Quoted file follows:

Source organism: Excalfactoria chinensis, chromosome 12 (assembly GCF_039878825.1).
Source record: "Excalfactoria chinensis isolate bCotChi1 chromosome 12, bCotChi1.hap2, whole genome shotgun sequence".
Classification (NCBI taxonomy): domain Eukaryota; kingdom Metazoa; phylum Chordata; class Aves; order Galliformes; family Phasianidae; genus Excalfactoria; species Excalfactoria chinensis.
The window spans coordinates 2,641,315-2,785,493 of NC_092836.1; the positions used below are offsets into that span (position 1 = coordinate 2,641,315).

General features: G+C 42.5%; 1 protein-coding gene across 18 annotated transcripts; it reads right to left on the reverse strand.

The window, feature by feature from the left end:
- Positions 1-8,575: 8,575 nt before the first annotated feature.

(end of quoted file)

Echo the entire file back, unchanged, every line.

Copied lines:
Source organism: Excalfactoria chinensis, chromosome 12 (assembly GCF_039878825.1).
Source record: "Excalfactoria chinensis isolate bCotChi1 chromosome 12, bCotChi1.hap2, whole genome shotgun sequence".
Classification (NCBI taxonomy): domain Eukaryota; kingdom Metazoa; phylum Chordata; class Aves; order Galliformes; family Phasianidae; genus Excalfactoria; species Excalfactoria chinensis.
The window spans coordinates 2,641,315-2,785,493 of NC_092836.1; the positions used below are offsets into that span (position 1 = coordinate 2,641,315).

General features: G+C 42.5%; 1 protein-coding gene across 18 annotated transcripts; it reads right to left on the reverse strand.

The window, feature by feature from the left end:
- Positions 1-8,575: 8,575 nt before the first annotated feature.